Source: White House on Flickr

The Patient Protection and Affordable Care Act, better known as Obamacare, has inspired huge amounts of controversy since even before it became law. Proponents and opponents debated fiercely about the benefits and downsides of Obamacare, with many predicting unintended consequences that would surprise Americans. Yet even with the law having been in effect for a while now, a surprises keep coming up that few people on either side really expected to happen.

To keep you informed about Obamacare and its effects, we turned to three Motley Fool contributors for their views on the most surprising aspect of healthcare reform that largely escaped notice until now. Take a close look, and then let us know what you think about Obamacare's surprises in the comments section below.

Selena Maranjian: As Obamacare rolled out, many people didn't expect it to draw many enrollees, at least at first. And few expected that many of its myriad critics and opponents would come to embrace it. Obamacare has delivered plenty of surprises, though.

Consider its overall enrollment numbers. As of March, 16.4 million people had secured healthcare coverage via the ACA, whether signing up through a federal or state exchange, Medicaid expansion, or the ability to remain on parental plans longer. That caused the percentage of Americans without insurance to drop from 18% in 2013 to 12%. Those who thought the program wouldn't make a big dent in the number of uninsured were wrong.

Consider, too, the many people who were against the law, largely in "red" states. Large numbers of them have nevertheless been signing up for Obamacare. In North Carolina, as of early 2015, 43% of those eligible for coverage had signed up for it. In Kentucky's Floyd County region of Appalachia, the percentage of uninsured residents dropped from 19%  to 10% by the end of 2014, with half the population there now with government coverage. In Kansas and Missouri, enrollment jumped by close to 70% in the last enrollment period, with about 40% of potential enrollees in Kansas now covered and similar numbers in Missouri. About 40% of eligible Georgia residents and about a third of eligible folks in Wisconsin have also secured coverage.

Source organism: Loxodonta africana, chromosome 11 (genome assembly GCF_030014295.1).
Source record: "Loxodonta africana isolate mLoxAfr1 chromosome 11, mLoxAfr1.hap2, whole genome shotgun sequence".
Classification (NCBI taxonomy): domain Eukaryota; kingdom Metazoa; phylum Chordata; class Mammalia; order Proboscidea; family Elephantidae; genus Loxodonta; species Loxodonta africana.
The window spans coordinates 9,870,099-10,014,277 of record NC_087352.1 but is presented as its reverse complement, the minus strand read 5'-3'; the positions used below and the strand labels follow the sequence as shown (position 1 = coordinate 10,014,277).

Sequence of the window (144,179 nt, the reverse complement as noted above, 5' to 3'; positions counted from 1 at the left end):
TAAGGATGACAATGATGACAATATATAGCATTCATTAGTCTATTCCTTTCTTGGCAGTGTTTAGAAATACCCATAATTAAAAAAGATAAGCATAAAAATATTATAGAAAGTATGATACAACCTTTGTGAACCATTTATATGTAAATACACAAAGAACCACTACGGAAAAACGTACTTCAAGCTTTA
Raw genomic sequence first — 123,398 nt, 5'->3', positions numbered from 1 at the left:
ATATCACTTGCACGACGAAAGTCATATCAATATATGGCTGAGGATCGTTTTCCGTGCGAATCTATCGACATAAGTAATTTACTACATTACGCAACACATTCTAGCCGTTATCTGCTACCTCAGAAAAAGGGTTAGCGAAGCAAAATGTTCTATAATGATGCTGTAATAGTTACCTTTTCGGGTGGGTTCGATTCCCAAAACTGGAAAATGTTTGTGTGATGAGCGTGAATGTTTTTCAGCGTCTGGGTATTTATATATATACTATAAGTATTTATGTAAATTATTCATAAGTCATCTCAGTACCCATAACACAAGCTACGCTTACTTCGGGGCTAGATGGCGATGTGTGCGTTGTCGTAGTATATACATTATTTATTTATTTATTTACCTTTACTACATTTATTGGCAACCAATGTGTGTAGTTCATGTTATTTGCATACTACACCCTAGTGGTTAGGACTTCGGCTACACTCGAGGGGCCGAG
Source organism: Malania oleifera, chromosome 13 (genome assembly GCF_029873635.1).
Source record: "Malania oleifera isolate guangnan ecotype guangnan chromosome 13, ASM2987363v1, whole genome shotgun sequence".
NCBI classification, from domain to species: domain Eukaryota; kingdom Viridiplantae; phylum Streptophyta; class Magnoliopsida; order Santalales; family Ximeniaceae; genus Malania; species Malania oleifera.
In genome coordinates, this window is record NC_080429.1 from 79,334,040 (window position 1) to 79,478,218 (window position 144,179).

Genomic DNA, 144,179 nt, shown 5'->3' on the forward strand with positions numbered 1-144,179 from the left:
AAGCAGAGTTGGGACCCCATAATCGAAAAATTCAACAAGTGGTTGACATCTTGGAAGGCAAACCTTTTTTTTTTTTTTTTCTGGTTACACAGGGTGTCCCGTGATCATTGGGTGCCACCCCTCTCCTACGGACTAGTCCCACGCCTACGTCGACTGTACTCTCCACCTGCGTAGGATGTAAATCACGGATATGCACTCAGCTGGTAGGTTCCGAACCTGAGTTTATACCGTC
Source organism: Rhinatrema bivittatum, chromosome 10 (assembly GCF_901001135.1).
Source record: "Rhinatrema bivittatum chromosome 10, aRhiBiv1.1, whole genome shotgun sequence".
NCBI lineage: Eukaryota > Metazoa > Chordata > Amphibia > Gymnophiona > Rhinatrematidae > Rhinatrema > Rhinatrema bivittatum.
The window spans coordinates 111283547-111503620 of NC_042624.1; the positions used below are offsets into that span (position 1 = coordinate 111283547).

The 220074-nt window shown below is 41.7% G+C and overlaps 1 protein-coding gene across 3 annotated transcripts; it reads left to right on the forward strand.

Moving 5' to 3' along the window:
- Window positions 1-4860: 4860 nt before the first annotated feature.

Todd Campbell: When the Affordable Care Act was passed, many industry watchers, insurers, and consumers worried that the elimination of catastrophic health insurance plans would cause their premiums to soar, while also eliminating a valuable insurance option for healthy, young Americans.

Initially, an expansion of Medicaid to include families earning up to 138% of the Federal poverty rate was assumed to erase the need for catastrophic insurance plans for most people; however, a Supreme Court ruling that made Medicaid expansion an opt-in program resulted in many states taking a pass on that provision of the Act. As a result, many people in states like Florida and Texas fall into a coverage gap because they earn too much for Medicaid, but too little to qualify for subsidies through the Federal and state exchanges.

In an attempt to close that gap, catastrophic health insurance plans found renewed life as a fail-safe option for those under 30 and those who otherwise qualify for hardship exemptions.

Dan Caplinger: One surprising aspect of how Obamacare has played out is that the expected disappearance of Health Savings Accounts never actually happened. When the Affordable Care Act first became law, many believed that HSAs would no longer be viable because of the requirements that plans offer certain health benefits and have cover at least 60% of expected healthcare costs. At the time, that seemed incompatible with the high-deductible, low-premium nature of the health plans that qualified for use with HSAs.

As it turned out, though, many HSA-eligible plans have appeared on health insurance exchanges under Obamacare, making it possible for people to take advantage of the tax benefits of HSAs. By combining tax-deductible contributions with taking on more responsibility for the first layer of healthcare costs, HSAs offer incentives that many policymakers believe can contribute to lower overall spending on healthcare services and therefore help keep increases in the price of medical care under control.

Obamacare hasn't been ideal for HSAs, with the potential to get rid of some of the more complex and onerous regulations regarding eligibility for HSA treatment in favor of a simpler mechanism for people to participate. Nevertheless, the survival of HSAs is a positive for those seeking to control their own overall healthcare costs.